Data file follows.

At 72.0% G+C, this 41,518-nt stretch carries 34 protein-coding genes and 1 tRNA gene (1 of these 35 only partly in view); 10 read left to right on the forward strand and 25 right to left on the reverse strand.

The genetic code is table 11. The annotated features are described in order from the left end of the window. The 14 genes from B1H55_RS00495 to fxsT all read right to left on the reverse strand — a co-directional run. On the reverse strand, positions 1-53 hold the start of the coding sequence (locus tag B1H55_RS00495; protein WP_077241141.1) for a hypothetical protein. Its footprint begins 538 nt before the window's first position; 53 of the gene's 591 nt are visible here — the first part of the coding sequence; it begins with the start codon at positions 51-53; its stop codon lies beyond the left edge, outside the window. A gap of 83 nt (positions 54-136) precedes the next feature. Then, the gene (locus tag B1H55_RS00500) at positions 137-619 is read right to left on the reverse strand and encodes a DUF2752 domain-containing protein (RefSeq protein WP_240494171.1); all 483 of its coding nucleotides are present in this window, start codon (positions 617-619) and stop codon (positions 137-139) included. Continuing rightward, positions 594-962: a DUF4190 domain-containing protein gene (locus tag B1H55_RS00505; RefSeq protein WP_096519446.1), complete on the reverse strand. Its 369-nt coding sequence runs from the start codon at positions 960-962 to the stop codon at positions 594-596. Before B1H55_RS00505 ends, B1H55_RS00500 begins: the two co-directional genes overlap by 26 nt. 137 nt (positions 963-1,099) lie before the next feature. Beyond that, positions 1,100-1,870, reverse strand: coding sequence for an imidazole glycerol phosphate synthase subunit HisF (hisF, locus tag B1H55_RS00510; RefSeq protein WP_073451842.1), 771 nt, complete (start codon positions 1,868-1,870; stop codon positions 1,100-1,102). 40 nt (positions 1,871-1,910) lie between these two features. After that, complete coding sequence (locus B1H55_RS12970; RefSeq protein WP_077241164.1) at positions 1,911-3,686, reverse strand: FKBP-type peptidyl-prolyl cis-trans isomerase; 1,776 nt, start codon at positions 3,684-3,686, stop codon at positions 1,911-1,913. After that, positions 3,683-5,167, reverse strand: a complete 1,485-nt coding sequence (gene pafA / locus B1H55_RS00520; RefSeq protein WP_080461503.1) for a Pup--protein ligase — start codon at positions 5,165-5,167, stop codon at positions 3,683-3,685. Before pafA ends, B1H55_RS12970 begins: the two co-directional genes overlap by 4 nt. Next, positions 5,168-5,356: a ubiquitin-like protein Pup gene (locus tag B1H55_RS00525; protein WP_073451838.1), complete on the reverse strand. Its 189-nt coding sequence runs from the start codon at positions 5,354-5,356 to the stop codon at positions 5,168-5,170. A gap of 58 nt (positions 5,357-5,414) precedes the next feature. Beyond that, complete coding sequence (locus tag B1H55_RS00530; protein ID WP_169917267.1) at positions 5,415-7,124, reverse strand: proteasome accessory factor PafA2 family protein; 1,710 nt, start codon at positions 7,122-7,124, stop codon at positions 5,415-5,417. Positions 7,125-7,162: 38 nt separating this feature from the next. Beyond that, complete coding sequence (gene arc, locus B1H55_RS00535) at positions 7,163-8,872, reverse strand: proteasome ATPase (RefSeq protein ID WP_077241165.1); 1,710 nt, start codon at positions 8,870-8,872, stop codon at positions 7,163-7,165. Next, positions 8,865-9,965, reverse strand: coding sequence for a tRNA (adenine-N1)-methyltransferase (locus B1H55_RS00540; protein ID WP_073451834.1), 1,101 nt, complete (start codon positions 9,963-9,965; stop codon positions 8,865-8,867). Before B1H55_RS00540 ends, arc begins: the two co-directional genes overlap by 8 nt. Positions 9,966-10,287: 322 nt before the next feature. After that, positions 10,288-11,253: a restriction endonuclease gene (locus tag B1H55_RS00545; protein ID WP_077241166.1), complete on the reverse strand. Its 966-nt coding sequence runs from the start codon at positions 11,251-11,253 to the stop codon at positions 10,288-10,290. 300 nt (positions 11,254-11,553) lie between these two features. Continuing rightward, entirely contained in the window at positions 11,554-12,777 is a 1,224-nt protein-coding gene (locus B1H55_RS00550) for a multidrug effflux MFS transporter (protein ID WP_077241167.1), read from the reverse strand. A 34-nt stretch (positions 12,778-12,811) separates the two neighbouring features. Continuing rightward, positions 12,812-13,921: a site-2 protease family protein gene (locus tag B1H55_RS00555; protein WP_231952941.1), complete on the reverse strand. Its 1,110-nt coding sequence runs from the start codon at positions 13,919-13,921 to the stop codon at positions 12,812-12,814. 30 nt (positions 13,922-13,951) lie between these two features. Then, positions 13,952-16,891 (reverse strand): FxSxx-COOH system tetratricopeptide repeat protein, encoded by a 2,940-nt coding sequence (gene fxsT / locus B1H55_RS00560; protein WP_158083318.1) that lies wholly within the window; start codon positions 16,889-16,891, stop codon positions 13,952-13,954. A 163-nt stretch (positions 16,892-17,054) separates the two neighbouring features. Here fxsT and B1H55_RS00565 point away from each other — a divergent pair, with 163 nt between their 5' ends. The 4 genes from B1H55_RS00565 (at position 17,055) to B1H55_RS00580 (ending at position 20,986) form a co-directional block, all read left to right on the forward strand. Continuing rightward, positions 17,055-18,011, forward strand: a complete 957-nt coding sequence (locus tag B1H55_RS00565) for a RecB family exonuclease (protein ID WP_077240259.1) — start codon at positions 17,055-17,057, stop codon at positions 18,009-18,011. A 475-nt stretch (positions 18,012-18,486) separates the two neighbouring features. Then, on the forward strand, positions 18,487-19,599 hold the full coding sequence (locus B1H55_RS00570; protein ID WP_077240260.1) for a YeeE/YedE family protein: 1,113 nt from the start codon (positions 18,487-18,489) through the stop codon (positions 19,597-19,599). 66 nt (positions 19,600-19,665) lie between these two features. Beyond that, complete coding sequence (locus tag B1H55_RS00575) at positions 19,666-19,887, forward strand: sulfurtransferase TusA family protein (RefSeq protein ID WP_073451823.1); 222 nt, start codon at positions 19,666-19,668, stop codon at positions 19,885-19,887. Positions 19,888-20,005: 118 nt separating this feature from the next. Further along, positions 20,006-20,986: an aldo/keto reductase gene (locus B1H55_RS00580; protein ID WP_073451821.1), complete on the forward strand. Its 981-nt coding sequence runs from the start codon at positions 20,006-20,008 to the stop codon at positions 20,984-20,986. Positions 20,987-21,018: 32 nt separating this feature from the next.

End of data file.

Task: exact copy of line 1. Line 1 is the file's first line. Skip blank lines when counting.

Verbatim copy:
At 72.0% G+C, this 41,518-nt stretch carries 34 protein-coding genes and 1 tRNA gene (1 of these 35 only partly in view); 10 read left to right on the forward strand and 25 right to left on the reverse strand.